By Serena Gordon
THURSDAY, June 21, 2018 (HealthDay News) -- Could a vaccine from the early 1900s be the key to preventing serious diabetes complications? Maybe, say researchers from Harvard University and Massachusetts General Hospital.
A little more than three years after getting two tuberculosis shots four weeks apart, about 50 people with type 1 diabetes saw their long-term average blood sugar levels drop significantly -- and for at least five years.
"The gold standard in treating diabetes is to lower blood sugar. Lowering blood sugar changes quality of life and reduces the risk of complications," said the study's senior author, Dr. Denise Faustman.
"After 3.5 years we saw a pretty sharp drop in blood sugar to near normal, and it stayed down," said Faustman, director of Mass General's immunobiology laboratory.
"We're not claiming anyone will be insulin-free, but we lowered average blood sugar by more than 10 percent consistently for more than five years. And it's affordable," she added.
Plus, the people in the study were adults with long-standing type 1 diabetes -- for at least 10 years, Faustman said.
The vaccine has U.S. Food and Drug Administration approval. It's officially known as the bacillus Calmette-Guerin (BCG) vaccine. It has been used against tuberculosis for about 100 years, Faustman said.
The researchers used a measure called hemoglobin A1C that estimates blood sugar levels over two to three months. To prevent complications, the American Diabetes Association recommends most healthy people keep A1C at 7 percent or lower.
There was a total of 282 study participants; 52 had type 1 diabetes and were in the BCG group. At the start of the study, the average A1C for the vaccine group was 7.4. At the end of year five it was 6.2, and by the end of year eight it was 6.7. In a placebo group, there was no improvement in A1C, the study authors said.
Type 1 diabetes is an autoimmune disease. That means the body's immune system mistakenly attacks a healthy part of the body. In type 1 diabetes, the immune system attacks the insulin-producing beta cells in the pancreas. Someone with the condition needs to take insulin through injections or via a small tube inserted in the skin and attached to an insulin pump.
Faustman said changes observed in two previous studies didn't seem to come from any usual pathways, such as increased insulin production or less insulin resistance. So the investigators looked for other possibilities.
They believe what's happening is a process called aerobic glycolysis that causes cells to use up more sugar. The process appears to shut down when blood sugar levels drop, preventing blood sugar levels from falling too low, which can be a problem, too.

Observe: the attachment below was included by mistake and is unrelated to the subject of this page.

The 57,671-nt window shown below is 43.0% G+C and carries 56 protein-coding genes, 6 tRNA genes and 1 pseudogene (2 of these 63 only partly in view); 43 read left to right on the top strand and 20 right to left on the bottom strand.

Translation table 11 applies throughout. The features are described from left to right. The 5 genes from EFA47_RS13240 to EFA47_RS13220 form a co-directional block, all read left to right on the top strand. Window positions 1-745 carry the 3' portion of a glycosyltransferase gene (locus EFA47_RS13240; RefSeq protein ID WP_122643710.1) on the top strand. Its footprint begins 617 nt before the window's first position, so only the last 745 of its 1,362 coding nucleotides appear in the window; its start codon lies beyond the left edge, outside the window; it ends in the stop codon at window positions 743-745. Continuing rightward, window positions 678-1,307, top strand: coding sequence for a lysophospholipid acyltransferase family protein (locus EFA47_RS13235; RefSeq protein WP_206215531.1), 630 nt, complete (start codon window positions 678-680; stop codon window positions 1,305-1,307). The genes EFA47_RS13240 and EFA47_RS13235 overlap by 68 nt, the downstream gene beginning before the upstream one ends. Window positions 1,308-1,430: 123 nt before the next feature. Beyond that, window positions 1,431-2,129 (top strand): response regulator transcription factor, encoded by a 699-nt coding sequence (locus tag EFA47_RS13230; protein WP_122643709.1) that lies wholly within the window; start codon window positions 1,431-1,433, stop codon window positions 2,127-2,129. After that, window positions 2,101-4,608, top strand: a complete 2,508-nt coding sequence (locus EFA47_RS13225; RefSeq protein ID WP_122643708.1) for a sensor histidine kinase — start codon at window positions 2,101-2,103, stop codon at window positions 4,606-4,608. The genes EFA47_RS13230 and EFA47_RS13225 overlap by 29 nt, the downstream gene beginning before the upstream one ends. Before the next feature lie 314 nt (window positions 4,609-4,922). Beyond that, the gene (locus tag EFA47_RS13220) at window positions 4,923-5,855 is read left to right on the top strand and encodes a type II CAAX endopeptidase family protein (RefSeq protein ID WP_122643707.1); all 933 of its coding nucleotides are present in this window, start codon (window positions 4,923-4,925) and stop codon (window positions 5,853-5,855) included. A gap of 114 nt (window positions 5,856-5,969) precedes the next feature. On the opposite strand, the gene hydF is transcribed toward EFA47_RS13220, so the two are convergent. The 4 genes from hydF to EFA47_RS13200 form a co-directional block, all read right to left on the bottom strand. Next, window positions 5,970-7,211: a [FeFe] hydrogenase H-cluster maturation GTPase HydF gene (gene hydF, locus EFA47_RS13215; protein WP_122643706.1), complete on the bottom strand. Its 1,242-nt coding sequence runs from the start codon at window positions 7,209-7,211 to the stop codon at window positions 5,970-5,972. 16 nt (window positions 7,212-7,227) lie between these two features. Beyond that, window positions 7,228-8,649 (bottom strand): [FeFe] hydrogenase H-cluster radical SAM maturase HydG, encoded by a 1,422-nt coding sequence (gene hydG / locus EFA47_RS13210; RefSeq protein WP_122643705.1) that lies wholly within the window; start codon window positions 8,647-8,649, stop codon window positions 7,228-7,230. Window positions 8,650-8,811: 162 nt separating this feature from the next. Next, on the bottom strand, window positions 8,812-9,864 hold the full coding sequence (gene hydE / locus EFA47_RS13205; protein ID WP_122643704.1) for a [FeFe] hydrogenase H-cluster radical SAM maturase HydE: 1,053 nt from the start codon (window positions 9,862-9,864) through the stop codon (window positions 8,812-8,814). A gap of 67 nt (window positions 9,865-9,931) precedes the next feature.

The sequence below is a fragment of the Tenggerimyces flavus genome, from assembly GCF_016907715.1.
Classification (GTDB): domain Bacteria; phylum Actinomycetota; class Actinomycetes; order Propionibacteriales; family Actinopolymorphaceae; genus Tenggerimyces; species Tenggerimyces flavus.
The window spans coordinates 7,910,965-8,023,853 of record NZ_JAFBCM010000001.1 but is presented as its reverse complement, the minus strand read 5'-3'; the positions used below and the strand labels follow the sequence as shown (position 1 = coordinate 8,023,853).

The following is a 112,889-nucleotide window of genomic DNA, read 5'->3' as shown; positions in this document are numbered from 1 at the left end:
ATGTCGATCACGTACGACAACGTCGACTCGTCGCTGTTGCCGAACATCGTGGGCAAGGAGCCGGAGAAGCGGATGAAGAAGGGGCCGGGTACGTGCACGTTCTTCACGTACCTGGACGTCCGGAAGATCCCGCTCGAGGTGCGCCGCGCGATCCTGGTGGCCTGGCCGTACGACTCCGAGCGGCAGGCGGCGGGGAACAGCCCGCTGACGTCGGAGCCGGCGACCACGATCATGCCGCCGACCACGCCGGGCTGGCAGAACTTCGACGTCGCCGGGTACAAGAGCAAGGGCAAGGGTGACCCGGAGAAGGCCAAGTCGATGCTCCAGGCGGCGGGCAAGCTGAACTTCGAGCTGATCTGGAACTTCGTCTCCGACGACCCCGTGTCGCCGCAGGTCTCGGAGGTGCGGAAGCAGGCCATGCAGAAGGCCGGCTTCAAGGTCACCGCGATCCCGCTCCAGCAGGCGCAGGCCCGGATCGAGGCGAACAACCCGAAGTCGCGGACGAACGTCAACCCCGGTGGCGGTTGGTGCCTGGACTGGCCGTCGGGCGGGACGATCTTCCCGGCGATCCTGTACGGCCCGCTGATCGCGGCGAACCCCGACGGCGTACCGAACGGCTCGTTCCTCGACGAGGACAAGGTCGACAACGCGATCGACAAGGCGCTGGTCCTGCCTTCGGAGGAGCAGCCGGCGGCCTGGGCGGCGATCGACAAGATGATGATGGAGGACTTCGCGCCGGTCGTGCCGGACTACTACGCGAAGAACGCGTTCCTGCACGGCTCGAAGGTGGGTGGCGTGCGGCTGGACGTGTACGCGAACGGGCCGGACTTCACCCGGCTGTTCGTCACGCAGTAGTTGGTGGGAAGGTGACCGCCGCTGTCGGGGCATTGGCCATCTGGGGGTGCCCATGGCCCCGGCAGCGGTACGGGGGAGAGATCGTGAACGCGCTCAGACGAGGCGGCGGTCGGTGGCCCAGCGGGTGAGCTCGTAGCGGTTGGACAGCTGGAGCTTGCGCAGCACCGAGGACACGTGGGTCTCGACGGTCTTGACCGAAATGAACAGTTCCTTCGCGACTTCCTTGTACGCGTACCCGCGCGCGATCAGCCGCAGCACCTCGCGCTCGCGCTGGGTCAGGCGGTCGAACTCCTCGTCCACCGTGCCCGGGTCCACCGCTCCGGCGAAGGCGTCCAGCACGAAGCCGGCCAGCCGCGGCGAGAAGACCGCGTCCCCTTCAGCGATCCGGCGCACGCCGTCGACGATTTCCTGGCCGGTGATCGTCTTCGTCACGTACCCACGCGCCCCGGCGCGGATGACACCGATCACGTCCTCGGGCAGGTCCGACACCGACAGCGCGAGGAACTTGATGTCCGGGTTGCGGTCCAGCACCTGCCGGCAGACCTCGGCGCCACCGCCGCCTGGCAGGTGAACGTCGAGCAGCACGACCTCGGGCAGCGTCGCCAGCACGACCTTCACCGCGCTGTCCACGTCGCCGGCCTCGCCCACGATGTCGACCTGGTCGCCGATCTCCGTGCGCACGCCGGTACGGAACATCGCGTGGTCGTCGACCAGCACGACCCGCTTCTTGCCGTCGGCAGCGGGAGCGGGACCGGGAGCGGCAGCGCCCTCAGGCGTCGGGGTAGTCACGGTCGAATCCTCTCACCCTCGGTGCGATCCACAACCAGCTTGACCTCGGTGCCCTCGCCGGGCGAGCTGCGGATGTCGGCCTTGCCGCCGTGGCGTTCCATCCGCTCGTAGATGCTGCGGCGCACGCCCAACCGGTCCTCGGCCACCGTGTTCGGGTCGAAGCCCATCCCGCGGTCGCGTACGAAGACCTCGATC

Faustman said that this might mean the vaccine could be useful for people with type 2 diabetes as well.
Two diabetes experts who were not involved with the study offered their take on the research.
Dr. Joel Zonszein, director of the clinical diabetes center at Montefiore Medical Center in New York City, said one should take the current findings "with a grain of salt." He said it's too early to know how effective this vaccine might be for any type of diabetes.
"We need more solid information," Zonszein said.
Dr. Mary Pat Gallagher is director of the Pediatric Diabetes Center at Hassenfeld Children's Hospital at NYU Langone Health in New York City.
"The design of the study doesn't provide any information about the cause of the decrease in hemoglobin A1C seen in this small group of subjects, and it is possible that it may be related to other factors," Gallagher said.
She said there are a number of ways to significantly lower A1C, including going on an insulin pump or starting to use a continuous glucose monitor (CGM).
This study, Gallagher added, "provides support for a potential mechanism through which BCG therapy might affect glucose control in people with type 1 diabetes, but it doesn't have any new information regarding the efficacy of this treatment." She noted that Faustman's team has a clinical trial going on that may provide more answers.
The study was published June 21 in the journal Vaccine.
Learn more about type 1 diabetes from the U.S. Centers for Disease Control and Prevention.
SOURCES: Denise Faustman, M.D., director, immunobiology laboratory, Massachusetts General Hospital, Boston; Joel Zonszein, M.D., director, clinical diabetes center, Montefiore Medical Center, New York City; Mary Pat Gallagher, M.D., assistant professor, pediatrics, and director, Pediatric Diabetes Center, Hassenfeld Children's Hospital, NYU Langone Health, New York City; June 21, 2018, Vaccine
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